The sign assembly is anchored in the ground by applying vertical pressure to the base section 12 before assembly, causing the ground-piercing blades 28 and 26 to be inserted into the ground. Toward that end, a person's foot may be placed on the top surface 34 of the element 18 and the person's weight applied thereto as shown in FIG. 5 in order to anchor the base section in the ground. The element 18 is accordingly dimensioned to accommodate a human foot as shown. If the ground is too hard for such insertion of the blades, a mallet may be utilized to apply impact force to the element 18. The impact force so applied will be transmitted to the blades through the plugs 35. The base section will be firmly anchored when the lateral stabilizer bar 36 engages the ground on both sides of the element 18. The opposed taper of the blades 26 and 28 facilitates insertion into the ground as well as withdrawal from the ground while the tubular construction of the element 18 will resist bending under the impact forces applied. The base section may be withdrawn by use of a crowbar placed under the element or may be left in the ground until soil conditions permit easier withdrawal. When withdrawn, the section may be placed in a more compact form by loosening bolt assembly 37 and turning the stabilizer bar to its transport position parallel to the element 18. The stabilizer bar 36 is of such length to fit between the blades 26 and 28 in the transport position.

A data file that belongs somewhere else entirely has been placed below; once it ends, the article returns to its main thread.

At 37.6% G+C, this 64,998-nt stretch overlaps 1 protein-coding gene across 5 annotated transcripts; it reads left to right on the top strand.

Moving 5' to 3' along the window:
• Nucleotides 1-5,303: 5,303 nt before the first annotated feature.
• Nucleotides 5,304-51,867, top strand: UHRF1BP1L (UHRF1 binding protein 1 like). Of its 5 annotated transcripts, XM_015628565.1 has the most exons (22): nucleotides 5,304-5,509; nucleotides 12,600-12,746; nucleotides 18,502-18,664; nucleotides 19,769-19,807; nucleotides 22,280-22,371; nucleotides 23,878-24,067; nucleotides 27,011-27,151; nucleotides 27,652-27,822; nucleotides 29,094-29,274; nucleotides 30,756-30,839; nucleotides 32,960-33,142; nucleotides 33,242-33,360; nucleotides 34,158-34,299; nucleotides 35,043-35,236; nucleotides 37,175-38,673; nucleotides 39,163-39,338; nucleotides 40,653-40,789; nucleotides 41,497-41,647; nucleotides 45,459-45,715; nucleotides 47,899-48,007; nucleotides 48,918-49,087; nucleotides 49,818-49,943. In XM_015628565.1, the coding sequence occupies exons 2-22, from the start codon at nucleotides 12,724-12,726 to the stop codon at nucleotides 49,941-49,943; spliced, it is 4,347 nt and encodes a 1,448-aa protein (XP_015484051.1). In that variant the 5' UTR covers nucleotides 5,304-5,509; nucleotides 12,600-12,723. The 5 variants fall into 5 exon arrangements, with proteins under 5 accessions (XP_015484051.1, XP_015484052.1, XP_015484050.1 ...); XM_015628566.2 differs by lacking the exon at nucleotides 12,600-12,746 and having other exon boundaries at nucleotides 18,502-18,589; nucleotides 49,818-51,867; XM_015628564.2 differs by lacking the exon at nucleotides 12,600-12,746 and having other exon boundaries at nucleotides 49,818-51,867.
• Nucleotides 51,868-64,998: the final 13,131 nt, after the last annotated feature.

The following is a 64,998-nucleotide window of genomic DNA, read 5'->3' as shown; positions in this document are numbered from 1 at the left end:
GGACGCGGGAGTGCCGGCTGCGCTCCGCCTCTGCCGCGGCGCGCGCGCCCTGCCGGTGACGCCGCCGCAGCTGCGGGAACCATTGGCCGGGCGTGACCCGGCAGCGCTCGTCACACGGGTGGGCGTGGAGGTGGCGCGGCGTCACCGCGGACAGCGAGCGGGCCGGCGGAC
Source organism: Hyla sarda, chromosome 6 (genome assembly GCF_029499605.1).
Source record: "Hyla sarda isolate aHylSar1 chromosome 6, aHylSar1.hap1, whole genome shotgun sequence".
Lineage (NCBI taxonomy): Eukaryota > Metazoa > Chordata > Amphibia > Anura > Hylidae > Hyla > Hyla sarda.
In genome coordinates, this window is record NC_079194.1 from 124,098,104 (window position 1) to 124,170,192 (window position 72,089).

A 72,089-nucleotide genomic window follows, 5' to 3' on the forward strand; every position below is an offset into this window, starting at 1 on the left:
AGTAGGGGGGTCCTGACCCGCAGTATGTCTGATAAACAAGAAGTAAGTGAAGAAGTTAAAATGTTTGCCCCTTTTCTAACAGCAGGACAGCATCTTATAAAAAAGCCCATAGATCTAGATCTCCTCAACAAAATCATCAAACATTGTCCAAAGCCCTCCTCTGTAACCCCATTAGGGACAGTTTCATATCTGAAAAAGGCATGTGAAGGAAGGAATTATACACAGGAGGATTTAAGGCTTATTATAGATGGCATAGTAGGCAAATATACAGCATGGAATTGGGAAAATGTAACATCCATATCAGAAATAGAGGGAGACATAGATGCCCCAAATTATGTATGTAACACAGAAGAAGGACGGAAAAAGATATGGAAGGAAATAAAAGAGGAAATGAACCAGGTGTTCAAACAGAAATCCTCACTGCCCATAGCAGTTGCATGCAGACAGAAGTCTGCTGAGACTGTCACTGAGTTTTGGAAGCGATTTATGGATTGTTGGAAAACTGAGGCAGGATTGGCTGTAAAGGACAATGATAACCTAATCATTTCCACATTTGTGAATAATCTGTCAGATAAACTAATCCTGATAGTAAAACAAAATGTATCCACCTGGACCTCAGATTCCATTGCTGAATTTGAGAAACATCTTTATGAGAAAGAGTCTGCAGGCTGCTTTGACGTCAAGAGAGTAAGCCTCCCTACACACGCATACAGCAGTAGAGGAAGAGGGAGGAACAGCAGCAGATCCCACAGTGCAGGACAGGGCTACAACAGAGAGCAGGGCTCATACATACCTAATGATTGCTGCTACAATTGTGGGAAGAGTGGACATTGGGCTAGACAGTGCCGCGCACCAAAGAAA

The foregoing is considered as illustrative only of the principles of the invention. Further, since numerous modifications and changes will readily occur to those skilled in the art, it is not desired to limit the invention to the exact construction and operation shown and described, and accordingly, all suitable modifications and equivalents may be resorted to, falling within the scope of the invention.
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|U.S. Classification||248/156, 248/530, 248/121|
|International Classification||E04H12/22, G09F7/18|
|Cooperative Classification||G09F7/18, G09F2007/1886, E04H12/2215|
|European Classification||E04H12/22A1, G09F7/18|